Monthly Archives: July 2012
Every few years, Microsoft tries to persuade consumers and businesses to trade up not only for the freshest version of Windows but also the newest Office productivity suite. Windows and Office combined, of course, have long padded Microsoft’s treasure chest. But moving to a new Office suie doesn’t make sense for everybody—even in its present incarnation, the typical user only taps into a fraction of the available features.
As Microsoft gets us prepared for the Windows 8 era while simultaneously making a case for the new Word, Excel, PowerPoint, Outlook and the other programs that collectively make up Office, the world in which Microsoft and so many others compete is undergoing incredible transformations.
The “customer preview” of Office that Microsoft CEO Steve Ballmer unveiled at a San Francisco event on Monday reflects the changes. The new Office is touch-friendly and meant to play nice on Windows Phones, tablets, traditional PCs and Macs.
Now more than ever, Microsoft is encouraging us to exploit Office online. So while you can still buy desktop Office software as before, Microsoft is pushing a subscription-based business model tied to the company’s Office 365 cloud service. There’s an Office 365 Home Premium preview version that will let you install Office on up to five PCs and get an additional 20 gigabytes of online storage via Microsoft’s SkyDrive service. In addition to Word, PowerPoint, Excel and Outlook, you get OneNote, Access and Publisher. Other Office 365 versions are targeted at small businesses or larger enterprises, adding user accounts and, in some instances, Microsoft-hosted high-definition videoconferencing. It’s worth noting that the final version of Office 365 will also give subscribers access to Office for the Mac.
Microsoft also says it’s recently announced Windows RT Surface tablets will come with Word, Excel, PowerPoint and OneNote as well.
Microsoft isn’t saying when the new Office will ship for real or what it will cost. It’s a good bet that it will be in the fall, probably soon after the official Windows 8 launch. While the latest Office is designed to take advantage of Windows 8, it will work with Windows 7 computers, too. But here’s a big change this time around – the new Office will not work on Windows XP, much less more-ancient versions of Windows.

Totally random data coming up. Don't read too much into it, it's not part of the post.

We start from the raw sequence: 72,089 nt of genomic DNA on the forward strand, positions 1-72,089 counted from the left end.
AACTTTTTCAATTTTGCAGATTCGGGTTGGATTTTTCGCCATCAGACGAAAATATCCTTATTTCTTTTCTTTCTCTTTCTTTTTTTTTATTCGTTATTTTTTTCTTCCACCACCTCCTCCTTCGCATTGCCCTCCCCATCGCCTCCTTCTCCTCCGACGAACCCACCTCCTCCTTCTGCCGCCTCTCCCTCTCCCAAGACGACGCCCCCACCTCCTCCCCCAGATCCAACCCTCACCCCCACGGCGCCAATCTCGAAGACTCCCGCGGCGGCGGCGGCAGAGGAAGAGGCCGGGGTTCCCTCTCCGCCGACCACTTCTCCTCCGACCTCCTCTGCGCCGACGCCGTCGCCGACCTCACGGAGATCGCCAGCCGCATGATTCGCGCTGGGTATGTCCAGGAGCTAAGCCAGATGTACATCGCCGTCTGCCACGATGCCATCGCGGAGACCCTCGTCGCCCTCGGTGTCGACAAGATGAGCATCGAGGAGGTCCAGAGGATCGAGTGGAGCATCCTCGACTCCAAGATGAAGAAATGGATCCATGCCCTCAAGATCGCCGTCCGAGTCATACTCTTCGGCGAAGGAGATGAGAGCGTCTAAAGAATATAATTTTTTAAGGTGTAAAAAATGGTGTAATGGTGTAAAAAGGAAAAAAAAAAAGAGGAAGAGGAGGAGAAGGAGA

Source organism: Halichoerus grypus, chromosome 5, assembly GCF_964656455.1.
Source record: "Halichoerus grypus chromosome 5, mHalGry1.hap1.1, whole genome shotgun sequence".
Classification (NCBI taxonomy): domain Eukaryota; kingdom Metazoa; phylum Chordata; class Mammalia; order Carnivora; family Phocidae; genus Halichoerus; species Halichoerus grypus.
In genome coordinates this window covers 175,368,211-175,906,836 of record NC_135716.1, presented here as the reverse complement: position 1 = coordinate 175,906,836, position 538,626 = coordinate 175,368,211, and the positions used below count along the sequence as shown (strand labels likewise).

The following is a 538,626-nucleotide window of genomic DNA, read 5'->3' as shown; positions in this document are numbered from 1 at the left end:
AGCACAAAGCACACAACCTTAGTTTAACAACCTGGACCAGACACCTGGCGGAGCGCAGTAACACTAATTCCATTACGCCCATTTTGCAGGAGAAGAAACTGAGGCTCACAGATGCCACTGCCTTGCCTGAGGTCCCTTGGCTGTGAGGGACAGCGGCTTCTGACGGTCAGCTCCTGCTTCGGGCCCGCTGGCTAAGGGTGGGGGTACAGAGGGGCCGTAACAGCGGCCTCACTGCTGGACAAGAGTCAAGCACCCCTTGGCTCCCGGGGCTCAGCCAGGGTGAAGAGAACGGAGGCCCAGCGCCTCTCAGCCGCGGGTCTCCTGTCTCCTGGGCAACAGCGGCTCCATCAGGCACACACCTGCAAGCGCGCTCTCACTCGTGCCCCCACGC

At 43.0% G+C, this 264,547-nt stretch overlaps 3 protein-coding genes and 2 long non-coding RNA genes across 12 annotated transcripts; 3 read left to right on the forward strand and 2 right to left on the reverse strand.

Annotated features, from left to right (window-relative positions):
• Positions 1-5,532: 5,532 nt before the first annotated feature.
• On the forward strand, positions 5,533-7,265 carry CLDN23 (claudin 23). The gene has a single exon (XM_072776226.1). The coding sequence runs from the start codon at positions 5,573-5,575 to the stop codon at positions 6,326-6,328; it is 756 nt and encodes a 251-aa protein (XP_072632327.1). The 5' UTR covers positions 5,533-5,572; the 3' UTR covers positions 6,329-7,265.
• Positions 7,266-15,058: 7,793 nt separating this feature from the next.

You can download the Office preview at www.office.com/preview. Keep in mind that the preview doesn’t last forever: You’ll receive a 60-day expiration notice once Office becomes generally available. If you don’t convert at that point to the final service, you’ll be able to view your documents but not edit or create new ones.
Up to now, the new Office has been identified by the code name Office 15. But the individual programs in the suite go by Word 2013, Excel 2013 and so on. The Office preview is just that — so think “beta” rather than a final product.
When Microsoft brought out the last version, Office 2010, it released Office Web apps at the same time, freebie (if somewhat lighter) versions of Word, Excel, PowerPoint and OneNote. With this new version, Microsoft is encouraging consumers to store Office documents online on Microsoft’s SkyDrive and businesses on its SharePoint service. The idea is that when you sign in, Office will let you resume where you left off. Your settings and the ribbon-style interface follow you from machine to machine (though the ribbon is backstage in some circumstances). You can insert online photos and share and collaborate with family members and colleagues. And Microsoft can apply updates to keep Office fresh. The new Office also includes “connectors” to LinkedIn and Facebook (but not yet Twitter). If you have an Office 365 subscription, you can invite a family member or friend to edit a document you’ve posted on SkyDrive.
I’ll wait until I hear about pricing and actually test the final version of Office and Windows 8 before saying whether or not the upgrade makes sense. But in moving toward making its Office suite more touch and online-friendly, Microsoft appears to be taking Office in the right direction.
Microsoft announced late Monday that current Windows users will be able to upgrade to Windows 8 Pro for $39.99 when the new operating system ships later this year. And Microsoft will throw in Windows Media Center for free. This pricing is a departure from Microsoft’s past offerings and it’s priced very much like Apple does when they release a new operating system.